For us all here in Athlone, it was good to see Robbie Henshaw back in great form as he played with his close colleague and friend Bundee Aki. Together, they made again a fearsome pair as they ranged far and wide on the rugby pitch.

Many of the players seemed to be back in full form and I hope that spirit of ambition and enthusiasm stays with them as they undergo some time off and some training prior to the upcoming Twickenham adventure.

When talking about the women’s team last week, I neglected to mention the 18-year-old Ballinasloe player Beibhinn Parsons who, as the readers will remember, raced the whole length of the pitch in a

solo run, a magnificent spectacle which I was lucky enough to see. She surely is a great player and has a fine future ahead of her as she continues to play for Ireland.

I’ll end this column as I began: back to the politics, to the endless radio and TV, to the conversations with everyone having different ideas, and in the end I hope that those who are making decisions will know that it is their job now to obey the public voice, and not to decide that they will leave the decision-making to other people.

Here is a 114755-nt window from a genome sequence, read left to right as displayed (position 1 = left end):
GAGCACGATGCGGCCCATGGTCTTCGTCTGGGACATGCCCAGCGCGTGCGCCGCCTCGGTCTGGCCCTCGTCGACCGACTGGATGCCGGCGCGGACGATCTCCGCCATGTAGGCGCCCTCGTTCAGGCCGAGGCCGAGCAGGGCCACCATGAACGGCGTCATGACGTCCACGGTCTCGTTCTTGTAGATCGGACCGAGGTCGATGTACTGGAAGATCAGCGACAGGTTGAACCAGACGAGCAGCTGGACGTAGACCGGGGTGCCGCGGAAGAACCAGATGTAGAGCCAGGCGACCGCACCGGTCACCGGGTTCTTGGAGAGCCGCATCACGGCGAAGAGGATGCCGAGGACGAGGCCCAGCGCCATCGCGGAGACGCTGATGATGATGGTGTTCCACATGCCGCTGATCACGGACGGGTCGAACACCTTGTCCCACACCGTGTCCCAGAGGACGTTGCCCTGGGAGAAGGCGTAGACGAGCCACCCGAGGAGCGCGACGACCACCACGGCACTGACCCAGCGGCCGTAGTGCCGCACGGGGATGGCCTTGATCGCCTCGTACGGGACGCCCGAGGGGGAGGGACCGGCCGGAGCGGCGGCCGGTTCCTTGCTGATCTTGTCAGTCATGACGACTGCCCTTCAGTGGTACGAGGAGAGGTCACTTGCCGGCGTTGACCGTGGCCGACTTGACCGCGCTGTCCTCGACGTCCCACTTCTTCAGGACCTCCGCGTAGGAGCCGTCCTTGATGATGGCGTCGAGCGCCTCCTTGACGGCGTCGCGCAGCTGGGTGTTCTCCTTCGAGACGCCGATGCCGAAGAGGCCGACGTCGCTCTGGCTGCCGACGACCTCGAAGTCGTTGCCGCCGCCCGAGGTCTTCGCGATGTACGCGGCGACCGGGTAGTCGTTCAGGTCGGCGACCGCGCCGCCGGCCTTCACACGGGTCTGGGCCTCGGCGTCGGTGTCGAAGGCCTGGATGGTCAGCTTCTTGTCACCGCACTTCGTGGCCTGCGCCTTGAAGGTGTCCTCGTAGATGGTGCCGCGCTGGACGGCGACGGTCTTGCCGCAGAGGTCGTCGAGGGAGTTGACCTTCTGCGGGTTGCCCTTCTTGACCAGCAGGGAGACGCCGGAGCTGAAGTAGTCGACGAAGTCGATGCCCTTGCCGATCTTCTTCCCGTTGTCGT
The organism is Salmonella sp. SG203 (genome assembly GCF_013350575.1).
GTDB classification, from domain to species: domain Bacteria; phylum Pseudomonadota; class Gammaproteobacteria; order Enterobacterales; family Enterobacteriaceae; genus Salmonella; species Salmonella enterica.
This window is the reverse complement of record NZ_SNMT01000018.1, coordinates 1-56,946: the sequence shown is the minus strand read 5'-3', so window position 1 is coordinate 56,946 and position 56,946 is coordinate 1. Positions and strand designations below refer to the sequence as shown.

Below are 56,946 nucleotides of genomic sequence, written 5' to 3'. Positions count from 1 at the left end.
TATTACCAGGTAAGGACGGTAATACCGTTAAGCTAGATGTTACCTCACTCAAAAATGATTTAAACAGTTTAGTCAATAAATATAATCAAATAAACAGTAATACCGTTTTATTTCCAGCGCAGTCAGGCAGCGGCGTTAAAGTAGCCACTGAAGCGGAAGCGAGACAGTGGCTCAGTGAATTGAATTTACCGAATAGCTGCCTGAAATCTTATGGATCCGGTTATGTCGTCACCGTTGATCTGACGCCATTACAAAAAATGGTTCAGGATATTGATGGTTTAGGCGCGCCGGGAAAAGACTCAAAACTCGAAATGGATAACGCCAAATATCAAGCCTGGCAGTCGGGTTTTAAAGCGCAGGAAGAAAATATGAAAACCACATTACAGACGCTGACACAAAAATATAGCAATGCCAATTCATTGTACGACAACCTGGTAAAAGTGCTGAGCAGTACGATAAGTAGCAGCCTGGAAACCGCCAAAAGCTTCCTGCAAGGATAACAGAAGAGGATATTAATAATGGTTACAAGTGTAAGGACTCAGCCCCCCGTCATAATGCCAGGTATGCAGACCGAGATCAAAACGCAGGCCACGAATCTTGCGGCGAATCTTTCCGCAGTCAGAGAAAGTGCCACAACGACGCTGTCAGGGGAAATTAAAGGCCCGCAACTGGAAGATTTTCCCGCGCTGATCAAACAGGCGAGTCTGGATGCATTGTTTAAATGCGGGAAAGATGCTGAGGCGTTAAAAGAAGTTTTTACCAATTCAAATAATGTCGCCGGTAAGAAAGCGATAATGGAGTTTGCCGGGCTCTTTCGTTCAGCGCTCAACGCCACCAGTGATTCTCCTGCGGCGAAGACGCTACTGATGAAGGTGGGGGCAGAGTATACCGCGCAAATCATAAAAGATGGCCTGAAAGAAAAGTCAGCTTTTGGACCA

Much wisdom, much foresight and much planning must now go into the weeks ahead, and I trust and hope that they will come, in the end, to the right decisions.

That’s my lot for this week. Hope to talk with you all next week.

In the meantime, go safely.

Slán go fóill.

Mary O’Rourke